This past week on Twitter, some jerk went on a rant about how self-published authors are ruining the book industry for "real" authors like him. Never mind that said jerk used a vanity press to publish his book...or that his overall review rating was in the 2's (his book cover is a crime against humanity, as well). He sincerely felt like his book would get more attention if all the self-published authors just went away. Various other stupid myths regarding self-publishing were spewed. I hope the guy was just an attention seeking troll, but in case he wasn't, in case anyone else agrees with this jerk, I want to make it VERY clear why I (as a reader) love self-published authors and their books and you should, too:
I read 5 or more books a week. If I had to rely on traditional publishers to supply my reading material, I'd struggle to find anything new to read. The fact that so many amazing self-published authors are putting books out all the time ensures that I have plenty to read, whenever I want. Traditional publishing simply can't keep up with my reading needs...and something tells me I'm not alone in that.
Paying authors more
Anyone who thinks that all traditionally published authors get 6-figure advances for their books and are crazy wealthy doesn't know the industry very well. Traditional publishers take a huge portion of an author's royalties--and that's AFTER their agents' get a cut, because most traditional publishers don't want to work with unagented writers. Meanwhile, self-published authors get anywhere from 35-70% (based on the cost of their book and markets they're selling in) of their royalites from Amazon and most other sellers. When I buy books, I like knowing that the author is getting more of their royalites than they would if they had a traditional publisher. I feel good giving my money to an author who has entertained me. Do I feel good about giving my money to a traditional publisher who is keeping most of the profit away from the author who wrote the book? No. No, I do not.
Traditional publishers like to think they know everything about what readers want. They latch onto a trend and won't let go of it until they've milked every last drop of interest out of it. They're quick to make comments like "Paranormal romance is dead, so we're not acquiring new PNR anymore," when in fact, the PNR market is still doing just fine. Self-published authors don't have to talk anyone into their idea, or convince anyone that it's "on trend." They can write whatever they want, whatever is in their heart, and publish it. Telling a writer what can and can't sell stifles their creativity, and I want my writers to be as creative as they want to be, thank you very much. No gatekeeping is a HUGE plus for me as a reader. (And on a side note, I hardly ever agree with what traditional publishers say will and won't sell. I seriously question where they get their data half the time.)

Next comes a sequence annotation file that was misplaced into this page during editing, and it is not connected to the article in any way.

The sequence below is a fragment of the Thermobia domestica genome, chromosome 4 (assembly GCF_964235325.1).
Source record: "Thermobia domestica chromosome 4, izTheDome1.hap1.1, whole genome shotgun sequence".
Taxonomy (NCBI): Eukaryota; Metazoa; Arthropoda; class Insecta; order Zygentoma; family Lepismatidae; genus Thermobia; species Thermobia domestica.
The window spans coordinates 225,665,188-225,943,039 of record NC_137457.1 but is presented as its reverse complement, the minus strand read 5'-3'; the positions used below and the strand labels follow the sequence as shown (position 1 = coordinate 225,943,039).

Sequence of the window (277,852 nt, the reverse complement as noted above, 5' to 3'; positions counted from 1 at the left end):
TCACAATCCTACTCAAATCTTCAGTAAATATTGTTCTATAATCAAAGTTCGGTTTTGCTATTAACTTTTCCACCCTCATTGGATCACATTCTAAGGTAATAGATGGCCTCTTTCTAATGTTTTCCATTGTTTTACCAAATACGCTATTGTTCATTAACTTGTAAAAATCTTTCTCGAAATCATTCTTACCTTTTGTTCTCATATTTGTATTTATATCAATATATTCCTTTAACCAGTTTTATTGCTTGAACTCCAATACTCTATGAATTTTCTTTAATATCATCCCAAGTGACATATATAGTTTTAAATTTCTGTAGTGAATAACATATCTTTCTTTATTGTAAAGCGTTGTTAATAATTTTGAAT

Self-published authors can set their pricing however they want. They can have sales whenever they want. Traditionally published authors don't have that kind of control. Ebook prices on traditionally published books often run anywhere from $7.99 to $12.99. That's just too rich for my blood--especially for a new-to-me author. I'd much rather read self-published books which I can more easily find in the $0-$5.99 range. And just to be clear: for an author I know and love, I don't mind paying $7.99-$12.99. But for new-to-me authors, I can't afford to take a risk like that.
Various other myths
And while we're on the subject, here's some other crap you hear about self-published authors/books that just isn't true:
Myth: Self-published authors are authors who couldn't cut it in traditional publishing.
Reality: There are TONS of self-published authors who are KILLING IT in earnings. Why on earth would they give up more than half their profits to a publisher? There's also plenty of hybrid authors these days. Those are authors who choose to traditionally publish some of their books, and self-publish others. For most self-published authors, not going the traditional route is just good business.
Myth: Self-published books are unedited crap
Reality: The biggest majority of self-published books (the ones I read all the time, anyway) were professionally edited. Self-published authors can (and most do) hire editors and beta readers and sensitivity readers for their books. Are there crappily edited self-published books out there? Sure. But I've read quite a few crappily edited traditionally published books, too. Errors happen and will continue to happen as long as editors and authors are human. But take it from someone who extensively reads self-published books almost exclusively: There are WAY more professionally edited self-published books out there than there are unedited or poorly edited ones.
Myth: Self-publishing isn't REAL publishing
Reality: Well, there's a REAL book when all is said and done. That's all I really care about.
Myth: Self-publishing is vanity publishing
Reality: Oh, FFS. Do a Google search. They're VERY different things. Vanity presses charge authors a fortune for production of their books. In the case of ebooks, the vanity press is charging authors for things that they could easily (for free) do on their own. Vanity publishing is a scam. Self-publishing is a business choice.
While I'm here...
I've done plenty of lists about AWESOME self-published books. You should check them out if you're looking to expand your TBR list. Here are 2 of my favorites:
But what about you? What do you love about self-published books and authors? Haters can see themselves out, frankly.
*Image courtesy of Elle Woods PR